Mainie Jellett mapped out three revelations in her life’s work, and the third and potentially the most significant of these revelations came about through the teaching of Gleizes, under whom she studied while in Paris. He taught Jellett methods of translation of forms, rotation of forms, and how to combine both methods on the same surface. Decoration was one of the first abstract paintings shown in Ireland. It was exhibited at an exhibition titled The Society of Dublin Painters Group Show, in 1923. If we can time travel in our minds, and imagine what it was like to witness this work in 1923 when we had not seen a painting like this before, we can experience the impact and impression this painting had on its viewers. Its monumental status in Irish art history identifies this work as a pioneer. Jellett understood a Cubist sensitivity to colour and form, working with colour as pigment rather than depicting colour as light, Jellett asserts colour within form, allowing the properties of painting to interchange the two elements. In observing Jellett’s decision-making process for the composition of Decoration, we can connect it to Gleizes' and Metzinger’s assertion of a rule within Cubism: “Every inflection of form is accompanied by a modification of colour, and every modification of colour gives birth to a form.”.
Jellett had a relentless commitment to the principles of Cubism, but at the same time, in Decoration, she does not completely reject elements of representation. Her commitment to Cubism took perseverance, as abstraction was met with indifference by many; it was seen as interference more than a progression. Jellett’s independent thinking and persistence echoes what Gleizes and Metzinger describe as “the artist who abstains from any concessions, who does not explain himself and who tells nothing, builds up an internal strength whose radiance shines all around.”.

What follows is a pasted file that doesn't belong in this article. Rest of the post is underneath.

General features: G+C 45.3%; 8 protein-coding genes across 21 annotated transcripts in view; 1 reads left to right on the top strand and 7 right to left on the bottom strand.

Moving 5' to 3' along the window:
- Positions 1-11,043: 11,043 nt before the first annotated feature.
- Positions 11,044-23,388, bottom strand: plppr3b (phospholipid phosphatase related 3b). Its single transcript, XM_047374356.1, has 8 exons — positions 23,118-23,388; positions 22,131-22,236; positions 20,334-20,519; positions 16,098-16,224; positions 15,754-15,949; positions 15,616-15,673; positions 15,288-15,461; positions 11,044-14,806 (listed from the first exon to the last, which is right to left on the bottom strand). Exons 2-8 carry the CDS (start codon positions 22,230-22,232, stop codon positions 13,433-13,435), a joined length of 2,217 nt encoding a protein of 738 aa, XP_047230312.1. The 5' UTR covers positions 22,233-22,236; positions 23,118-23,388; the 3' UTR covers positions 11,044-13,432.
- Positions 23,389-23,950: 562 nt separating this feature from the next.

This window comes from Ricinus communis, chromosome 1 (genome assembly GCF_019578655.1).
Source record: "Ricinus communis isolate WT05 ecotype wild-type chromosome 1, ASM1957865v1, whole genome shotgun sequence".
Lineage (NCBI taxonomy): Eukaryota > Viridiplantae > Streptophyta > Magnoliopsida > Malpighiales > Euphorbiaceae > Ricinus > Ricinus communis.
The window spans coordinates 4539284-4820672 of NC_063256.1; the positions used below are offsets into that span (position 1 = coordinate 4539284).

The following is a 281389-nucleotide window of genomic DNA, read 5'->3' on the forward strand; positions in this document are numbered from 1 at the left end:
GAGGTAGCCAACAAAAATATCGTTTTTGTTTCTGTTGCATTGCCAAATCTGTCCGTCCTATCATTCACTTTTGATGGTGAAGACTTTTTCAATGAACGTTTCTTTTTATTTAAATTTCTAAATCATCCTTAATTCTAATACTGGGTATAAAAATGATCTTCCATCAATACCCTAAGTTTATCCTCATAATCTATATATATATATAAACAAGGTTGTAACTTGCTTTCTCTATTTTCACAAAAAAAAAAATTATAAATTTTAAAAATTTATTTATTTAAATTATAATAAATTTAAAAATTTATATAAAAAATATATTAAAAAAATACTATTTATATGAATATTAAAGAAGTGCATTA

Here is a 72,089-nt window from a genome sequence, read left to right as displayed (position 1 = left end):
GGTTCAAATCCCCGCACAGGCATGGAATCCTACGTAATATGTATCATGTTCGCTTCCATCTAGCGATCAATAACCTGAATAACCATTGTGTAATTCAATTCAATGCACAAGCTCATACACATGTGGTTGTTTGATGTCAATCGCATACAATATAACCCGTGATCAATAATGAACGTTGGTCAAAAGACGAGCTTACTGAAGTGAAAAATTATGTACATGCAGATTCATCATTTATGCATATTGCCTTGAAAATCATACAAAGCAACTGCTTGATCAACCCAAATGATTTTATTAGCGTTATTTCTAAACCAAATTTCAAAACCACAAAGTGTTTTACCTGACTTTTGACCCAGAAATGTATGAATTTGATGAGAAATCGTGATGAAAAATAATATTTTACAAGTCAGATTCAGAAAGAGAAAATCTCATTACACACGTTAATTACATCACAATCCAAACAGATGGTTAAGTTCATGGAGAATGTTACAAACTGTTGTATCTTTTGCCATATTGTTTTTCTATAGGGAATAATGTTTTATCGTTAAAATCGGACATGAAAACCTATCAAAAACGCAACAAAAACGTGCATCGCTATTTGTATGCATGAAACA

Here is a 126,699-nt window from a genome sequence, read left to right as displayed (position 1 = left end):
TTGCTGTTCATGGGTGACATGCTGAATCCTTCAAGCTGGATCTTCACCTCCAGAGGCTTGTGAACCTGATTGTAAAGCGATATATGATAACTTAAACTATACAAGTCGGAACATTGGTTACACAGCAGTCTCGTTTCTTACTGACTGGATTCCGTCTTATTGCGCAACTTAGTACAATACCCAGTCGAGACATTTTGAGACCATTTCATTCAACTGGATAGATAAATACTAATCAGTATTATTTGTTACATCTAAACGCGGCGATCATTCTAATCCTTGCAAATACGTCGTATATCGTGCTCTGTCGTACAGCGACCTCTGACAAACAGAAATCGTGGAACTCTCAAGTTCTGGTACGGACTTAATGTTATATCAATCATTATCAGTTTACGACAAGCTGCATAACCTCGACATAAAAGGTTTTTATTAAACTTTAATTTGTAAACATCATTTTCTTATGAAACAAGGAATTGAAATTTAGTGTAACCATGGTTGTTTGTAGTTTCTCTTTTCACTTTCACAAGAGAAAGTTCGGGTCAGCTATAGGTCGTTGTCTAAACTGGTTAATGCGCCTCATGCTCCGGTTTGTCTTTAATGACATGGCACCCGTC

Decoration has been interpreted as a depiction of the Madonna and Child. It suggests an embrace, with forms hugging one another, and small shapes embedded into larger ones.The peak in the shape of the actual surface is often seen in painted depictions of the Madonna and Child. The palette, particularly the gold outline, echoes the Madonna’s halo, although in this case, it stretches downwards and continues to the bottom of the surface. The peaked shape could bring to mind, too, the architecture of a chapel, or the basic design of a home. Decoration can also be seen as a ground view of aligned buildings or an aerial view of flattened buildings. We can abstract it again as a cluster of shapes, simply evolving from small to large. All of its forms allude to a central point, though this is not necessarily a key principle of Cubism. Its multiple planes create an active and unsettled ground that can be a signifier of progression, consistently moving and pushing its own limits. Through the inclusion of its compositional frame, the work offers content that is edgeless. The shape of the frame is repeated within the painted area, a further dismantling of traditional signifiers in a painting, and entering a space Gleizes and Metzinger discuss as plastic consciousness.